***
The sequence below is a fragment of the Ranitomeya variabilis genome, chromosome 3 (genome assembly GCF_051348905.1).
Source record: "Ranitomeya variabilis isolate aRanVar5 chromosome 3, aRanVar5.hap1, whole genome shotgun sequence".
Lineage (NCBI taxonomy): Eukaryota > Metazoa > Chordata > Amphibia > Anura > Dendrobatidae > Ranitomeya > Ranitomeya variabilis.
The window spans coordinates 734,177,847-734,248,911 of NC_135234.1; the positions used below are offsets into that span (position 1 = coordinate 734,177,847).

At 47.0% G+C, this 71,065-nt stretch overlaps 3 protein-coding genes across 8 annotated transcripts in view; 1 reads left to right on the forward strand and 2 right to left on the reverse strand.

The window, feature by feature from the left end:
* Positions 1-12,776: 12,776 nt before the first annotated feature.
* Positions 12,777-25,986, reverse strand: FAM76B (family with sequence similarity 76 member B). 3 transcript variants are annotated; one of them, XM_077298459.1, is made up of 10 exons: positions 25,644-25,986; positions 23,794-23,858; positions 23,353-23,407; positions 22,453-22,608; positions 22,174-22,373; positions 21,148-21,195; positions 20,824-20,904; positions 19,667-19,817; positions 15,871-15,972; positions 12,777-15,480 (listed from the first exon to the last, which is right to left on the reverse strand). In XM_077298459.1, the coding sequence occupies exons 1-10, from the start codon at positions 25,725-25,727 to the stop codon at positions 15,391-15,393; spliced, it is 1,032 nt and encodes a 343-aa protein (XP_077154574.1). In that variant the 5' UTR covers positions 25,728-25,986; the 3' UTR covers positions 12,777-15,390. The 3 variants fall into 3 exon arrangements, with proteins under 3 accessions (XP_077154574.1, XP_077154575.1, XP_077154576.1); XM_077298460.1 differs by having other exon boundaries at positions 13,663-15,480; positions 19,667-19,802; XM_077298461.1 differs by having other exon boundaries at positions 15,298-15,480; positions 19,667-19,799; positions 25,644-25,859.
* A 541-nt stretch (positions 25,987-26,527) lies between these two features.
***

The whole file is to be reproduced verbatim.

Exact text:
The sequence below is a fragment of the Ranitomeya variabilis genome, chromosome 3 (genome assembly GCF_051348905.1).
Source record: "Ranitomeya variabilis isolate aRanVar5 chromosome 3, aRanVar5.hap1, whole genome shotgun sequence".
Lineage (NCBI taxonomy): Eukaryota > Metazoa > Chordata > Amphibia > Anura > Dendrobatidae > Ranitomeya > Ranitomeya variabilis.
The window spans coordinates 734,177,847-734,248,911 of NC_135234.1; the positions used below are offsets into that span (position 1 = coordinate 734,177,847).

At 47.0% G+C, this 71,065-nt stretch overlaps 3 protein-coding genes across 8 annotated transcripts in view; 1 reads left to right on the forward strand and 2 right to left on the reverse strand.

The window, feature by feature from the left end:
* Positions 1-12,776: 12,776 nt before the first annotated feature.
* Positions 12,777-25,986, reverse strand: FAM76B (family with sequence similarity 76 member B). 3 transcript variants are annotated; one of them, XM_077298459.1, is made up of 10 exons: positions 25,644-25,986; positions 23,794-23,858; positions 23,353-23,407; positions 22,453-22,608; positions 22,174-22,373; positions 21,148-21,195; positions 20,824-20,904; positions 19,667-19,817; positions 15,871-15,972; positions 12,777-15,480 (listed from the first exon to the last, which is right to left on the reverse strand). In XM_077298459.1, the coding sequence occupies exons 1-10, from the start codon at positions 25,725-25,727 to the stop codon at positions 15,391-15,393; spliced, it is 1,032 nt and encodes a 343-aa protein (XP_077154574.1). In that variant the 5' UTR covers positions 25,728-25,986; the 3' UTR covers positions 12,777-15,390. The 3 variants fall into 3 exon arrangements, with proteins under 3 accessions (XP_077154574.1, XP_077154575.1, XP_077154576.1); XM_077298460.1 differs by having other exon boundaries at positions 13,663-15,480; positions 19,667-19,802; XM_077298461.1 differs by having other exon boundaries at positions 15,298-15,480; positions 19,667-19,799; positions 25,644-25,859.
* A 541-nt stretch (positions 25,987-26,527) lies between these two features.